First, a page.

Making Microsoft Office Apps Into SOA Services

Tibco and OpenSpan are teaming up to combine functions from Office applications into a new composite that helps automate the business process.

Charles Babcock, Editor at Large, Cloud

November 25, 2008

2 Min Read

Two companies, Tibco and OpenSpan, have teamed up to make parts of Microsoft's Office applications available as services for inclusion in an enterprise service-oriented architecture.

If enterprise users already make use of Office in their business processes, then functions from those applications can be combined into a new composite that helps automate the business process.

OpenSpan is a company that has demonstrated that it's possible to generate mashups of Microsoft Office applications without changing the underlying application code. Its mashup tool, Studio, can monitor how an application interacts with Windows APIs, isolate the objects in the application that are using the APIs, and then construct a call for similar functionality in a new composite application.

In an example given by Robin Bloor of Hurwitz Associates on the OpenSpan Web site, Studio could be used to build a business process that visits overnight delivery service Web sites, such as UPS and FedEx, naming the origin and destination of a parcel, extracting quotes, loading them into an Excel spreadsheet table, applying a formula, and then setting a shipment order in a Word document based on the lower price.

Employees routinely perform these functions today without an SOA composite application or automated business process, by invoking the user interface of the different applications plus their Web browser. But the Tibco and OpenSpan approach could make it possible to execute this and other processes through one user interface.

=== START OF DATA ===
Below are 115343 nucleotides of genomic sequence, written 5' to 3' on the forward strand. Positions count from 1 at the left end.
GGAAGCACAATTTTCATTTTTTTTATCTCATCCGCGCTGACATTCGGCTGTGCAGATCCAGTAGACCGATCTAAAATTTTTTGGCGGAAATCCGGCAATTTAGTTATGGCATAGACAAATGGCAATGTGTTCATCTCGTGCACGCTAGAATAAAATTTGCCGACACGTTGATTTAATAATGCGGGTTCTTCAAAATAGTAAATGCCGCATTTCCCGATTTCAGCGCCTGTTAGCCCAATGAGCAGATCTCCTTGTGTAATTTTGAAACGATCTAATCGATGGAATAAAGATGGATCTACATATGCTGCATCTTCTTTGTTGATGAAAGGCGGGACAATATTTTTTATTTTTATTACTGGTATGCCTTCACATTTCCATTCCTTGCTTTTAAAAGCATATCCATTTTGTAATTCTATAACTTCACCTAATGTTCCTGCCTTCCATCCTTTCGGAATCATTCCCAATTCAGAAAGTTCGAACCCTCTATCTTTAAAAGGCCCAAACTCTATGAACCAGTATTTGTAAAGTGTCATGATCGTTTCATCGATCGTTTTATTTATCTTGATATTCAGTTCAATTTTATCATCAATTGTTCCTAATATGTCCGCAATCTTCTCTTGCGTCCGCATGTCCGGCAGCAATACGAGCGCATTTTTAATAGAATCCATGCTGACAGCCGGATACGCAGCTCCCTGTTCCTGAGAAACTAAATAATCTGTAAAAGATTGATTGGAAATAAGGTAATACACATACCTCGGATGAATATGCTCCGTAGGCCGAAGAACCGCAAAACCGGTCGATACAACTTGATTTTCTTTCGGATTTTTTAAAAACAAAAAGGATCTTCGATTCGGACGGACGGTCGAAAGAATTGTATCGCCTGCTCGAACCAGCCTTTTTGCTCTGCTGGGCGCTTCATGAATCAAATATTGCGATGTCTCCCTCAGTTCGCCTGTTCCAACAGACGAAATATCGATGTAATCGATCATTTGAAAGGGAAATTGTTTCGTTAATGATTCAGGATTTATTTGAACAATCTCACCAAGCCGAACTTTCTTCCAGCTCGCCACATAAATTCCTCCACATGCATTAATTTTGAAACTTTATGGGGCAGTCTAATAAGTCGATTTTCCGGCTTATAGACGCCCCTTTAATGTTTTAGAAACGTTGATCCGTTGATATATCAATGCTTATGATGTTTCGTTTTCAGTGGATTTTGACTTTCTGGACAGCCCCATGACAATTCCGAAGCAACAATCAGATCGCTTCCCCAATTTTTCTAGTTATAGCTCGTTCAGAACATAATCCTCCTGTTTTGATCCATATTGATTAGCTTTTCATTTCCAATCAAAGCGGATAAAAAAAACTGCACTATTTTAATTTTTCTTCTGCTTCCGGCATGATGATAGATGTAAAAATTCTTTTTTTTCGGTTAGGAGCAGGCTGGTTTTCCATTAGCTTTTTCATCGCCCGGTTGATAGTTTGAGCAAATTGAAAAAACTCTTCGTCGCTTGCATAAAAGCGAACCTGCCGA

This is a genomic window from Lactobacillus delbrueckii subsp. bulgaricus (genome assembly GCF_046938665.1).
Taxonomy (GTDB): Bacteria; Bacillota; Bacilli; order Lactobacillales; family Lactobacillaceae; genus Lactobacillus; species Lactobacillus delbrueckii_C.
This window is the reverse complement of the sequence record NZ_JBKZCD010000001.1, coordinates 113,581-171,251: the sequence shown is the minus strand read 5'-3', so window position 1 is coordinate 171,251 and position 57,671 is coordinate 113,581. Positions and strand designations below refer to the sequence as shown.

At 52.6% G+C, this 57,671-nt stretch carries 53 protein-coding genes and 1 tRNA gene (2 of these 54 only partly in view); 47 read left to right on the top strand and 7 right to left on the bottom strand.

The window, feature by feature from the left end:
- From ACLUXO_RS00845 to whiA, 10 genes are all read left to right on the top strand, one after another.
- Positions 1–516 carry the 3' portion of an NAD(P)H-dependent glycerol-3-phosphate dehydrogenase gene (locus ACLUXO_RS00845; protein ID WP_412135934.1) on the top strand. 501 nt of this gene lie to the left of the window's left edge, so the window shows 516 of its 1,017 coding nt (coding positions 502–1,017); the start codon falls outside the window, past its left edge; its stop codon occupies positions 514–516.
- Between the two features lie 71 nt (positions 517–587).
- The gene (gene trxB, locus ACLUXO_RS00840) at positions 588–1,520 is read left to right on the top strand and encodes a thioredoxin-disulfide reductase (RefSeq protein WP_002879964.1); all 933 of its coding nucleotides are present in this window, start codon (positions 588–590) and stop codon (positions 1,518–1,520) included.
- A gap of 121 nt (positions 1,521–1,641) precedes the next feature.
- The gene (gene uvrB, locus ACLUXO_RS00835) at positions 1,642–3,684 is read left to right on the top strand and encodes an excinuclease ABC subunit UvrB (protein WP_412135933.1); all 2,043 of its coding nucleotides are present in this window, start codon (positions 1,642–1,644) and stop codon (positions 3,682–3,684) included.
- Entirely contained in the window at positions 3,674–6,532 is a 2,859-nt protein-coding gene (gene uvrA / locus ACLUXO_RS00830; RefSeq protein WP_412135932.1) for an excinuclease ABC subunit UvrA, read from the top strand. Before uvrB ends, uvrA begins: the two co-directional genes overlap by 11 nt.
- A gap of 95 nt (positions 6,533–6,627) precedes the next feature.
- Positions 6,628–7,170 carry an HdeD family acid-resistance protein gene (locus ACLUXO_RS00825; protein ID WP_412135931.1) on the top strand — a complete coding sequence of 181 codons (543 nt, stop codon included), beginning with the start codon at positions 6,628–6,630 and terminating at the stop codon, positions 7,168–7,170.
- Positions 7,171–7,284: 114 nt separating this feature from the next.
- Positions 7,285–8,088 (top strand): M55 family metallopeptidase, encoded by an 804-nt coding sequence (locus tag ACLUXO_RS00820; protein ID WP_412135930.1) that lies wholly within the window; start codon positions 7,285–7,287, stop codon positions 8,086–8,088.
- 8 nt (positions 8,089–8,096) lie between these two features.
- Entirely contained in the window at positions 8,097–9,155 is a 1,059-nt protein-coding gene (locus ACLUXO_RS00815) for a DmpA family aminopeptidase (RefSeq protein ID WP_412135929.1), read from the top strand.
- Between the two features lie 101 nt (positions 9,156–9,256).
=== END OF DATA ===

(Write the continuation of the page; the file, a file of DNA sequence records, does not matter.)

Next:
Building SOA applications that include Office-based processes "enables businesses to more broadly take advantage of the increasing scope and velocity of information available," said Tom Laffey, executive VP, products, at Tibco, in a statement on the partnership.

Tibco wants to add its customers to use its Enterprise Message Service, which can rout messages between various applications and parts of the software infrastructure, and its business process management products with OpenSpan's Platform, which includes Studio and OpenSpan Integrator, a runtime for the object components called by a composite application. Studio can identify and make use of software objects in mainframe legacy systems and other sources as well as Office applications.

Tibco's iProcess Suite or business process management set of products allows the automation of a business process running in the software infrastructure. The OpenSpan Platform now extends iProcess Suite to the desktop environment. Tibco Business Events, for example, can identify and quantify certain events, resulting in responsible parties being notified of something that has happened in a business process. OpenSpan Platform allows events happening on the desktop to be instrumented so that they serve as triggers in Tibco Business Events.

"This is very powerful because it allows any application to become a service endpoint, event source or step in a business process management process," said Tibco's Laffey.

About the Author(s)

Charles Babcock

Editor at Large, Cloud

Charles Babcock is an editor-at-large for InformationWeek and author of Management Strategies for the Cloud Revolution, a McGraw-Hill book. He is the former editor-in-chief of Digital News, former software editor of Computerworld and former technology editor of Interactive Week. He is a graduate of Syracuse University where he obtained a bachelor's degree in journalism. He joined the publication in 2003.

Never Miss a Beat: Get a snapshot of the issues affecting the IT industry straight to your inbox.

You May Also Like

More Insights